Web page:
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Beverley Barton is not an author I'd ever heard of before I read this book but apparently she has written over sixty novels and lives in Alabama. This is a book that might have caught my eye in a shop but as it happens it was amongst a bagful that a friend lent me. The Murder Game is about a man who considers himself to be a hunter and he selects women as his prey to play "the murder game" with. This man holds them captve then repeatedly gives them a chance to escape before finally hunting them down and killing them.
Private Investigator Griffin Powell and FBI Agent Nicole Baxter worked together on a case that was similar to this one but the killer was shot dead on that case. Griffin and Nicole however always thought there might have been two killers on that case and it seems they might have been right when the killer starts to phone them and give them clues about who he's going to abduct next. The problem is the clues are so vague they struggle to piece them together in time.
It all sounds like a great plot and it could have been if it had been written by someone who doesn't have a taste for romance. Beverley Barton mainly writes romance but her thrillers are classed as romantic thrillers and for me that always mean a predictable relationship between the lead characters. I wasn't wrong on this occasion either and as soon as I started reading and Griff and Nicole hated each other I just knew where that was going. I really wish some of these authors who write this type of genre would realise it doesn't disguise the romance aspect by having the leads dislike each other in the beginning.
The hunter and his prey is again another good storyline which could have worked well and been really chilling but sadly it's so caught up in the eventual romance that it isn't given the attention it deserves and falls a bit flat. Towards the end, I won't ruin it by saying exactly why this is, it also becomes laughable and ridiculous too.
The other characters in the book are mainly Griffin's friends and their presence is unfortunately very odd and contrived and you just know where that's going as soon as you meet them too. There's very little in the way of surprise in this book and from the first few pages you can literally reel off almost the entire plot in your head.
The relationship between Griffin and Nicole is very badly written and so unbelievable even when they supposedly dislike each other, there's no depth to either character and I found I didn't care one way or the other what happened to them. The author seems so determined and distracted to get the romantic element going in this book that she forgets about the rest of the plotline.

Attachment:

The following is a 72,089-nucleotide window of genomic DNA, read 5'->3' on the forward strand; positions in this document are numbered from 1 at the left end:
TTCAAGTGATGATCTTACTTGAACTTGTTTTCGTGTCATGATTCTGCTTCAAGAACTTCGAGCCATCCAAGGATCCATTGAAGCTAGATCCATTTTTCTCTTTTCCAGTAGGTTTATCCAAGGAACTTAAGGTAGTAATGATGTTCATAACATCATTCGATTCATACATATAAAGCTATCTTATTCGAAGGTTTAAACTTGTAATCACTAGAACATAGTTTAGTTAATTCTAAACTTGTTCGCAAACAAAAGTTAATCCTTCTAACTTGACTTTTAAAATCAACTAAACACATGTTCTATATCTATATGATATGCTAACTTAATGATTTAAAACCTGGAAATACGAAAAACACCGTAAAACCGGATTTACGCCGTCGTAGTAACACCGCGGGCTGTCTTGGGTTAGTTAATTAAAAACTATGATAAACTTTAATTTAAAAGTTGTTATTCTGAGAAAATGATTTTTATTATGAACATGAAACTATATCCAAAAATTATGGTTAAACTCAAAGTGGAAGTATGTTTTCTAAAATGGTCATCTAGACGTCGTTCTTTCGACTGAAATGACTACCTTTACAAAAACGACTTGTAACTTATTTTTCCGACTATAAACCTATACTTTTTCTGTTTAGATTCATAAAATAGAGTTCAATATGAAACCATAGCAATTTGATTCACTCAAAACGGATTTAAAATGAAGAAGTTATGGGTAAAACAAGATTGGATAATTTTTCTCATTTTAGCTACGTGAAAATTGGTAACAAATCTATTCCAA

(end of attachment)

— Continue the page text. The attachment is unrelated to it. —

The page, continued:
The story plods along at a predictable and forced pace that had me wondering if I should just stop reading the book and that's not something I often do. I persevered however but at no point does it get any better or any more thrilling. As I said before, by the latter stages of the book it's just plain ridiculous and the last quarter of the book feels like it was added on as a bit of padding because the finished manuscript wasn't quite long enough.
On the front this tells us it is a New York Times bestseller and the fact this could be a bestseller at all amazes me. I wondered if it was an old book and that was the problem but it isn't, it was published in 2008. It's not thrilling, or chilling, it's a predictable and slow story that could have been brilliant. Not one I'd recommend but if I haven't put you off it is available to buy from Amazon for £4.99 or 1p used. I strongly advise borrowing it though if you must read it as I doubt you'll want to keep it and read it again.
Just one star from me.
A plotline that was murdered!
The Murder Game by Beverly Barton
~ About Beverly Barton ~
Born and raised in Alabama, Beverly had her first novel published in 1990. She was by then a mother whose children had left the nest, and so started writing to help fill in some of her time.
She considers herself to have two writing styles. Some books are noted as being romantic suspense, the others just simply romance books in nature.
She has now written over 60 novels in both genres.
The Murder game was released in 2008.
~ The book synopsis. ~
We begin with someone being hunted through woodland. A woman is trying desperately to escape the clutches of her tormentor, but eventually he wins and she is killed. He has now killed 5 women in 5 different states.
But the game for the hunter has changed. No longer satisfied just with killing someone, he knows he needs an adversary to make the hunt and kill more exciting -
Because he has done this sort of thing before, only his cousin and former partner in crime is now dead. Leaving him with no-one to battle his wits against.
But then he decides on the two people who can be those adversaries. Private Investigator Griffon Powell, and FBI Agent Nicole Baxter had brought down another serial killer, his cousin no less and the only person the FBI were willing to attribute to the previous killings. Only 2 people disagreed with this and had always maintained there were indeed two separate killers. Who better to drag into his games?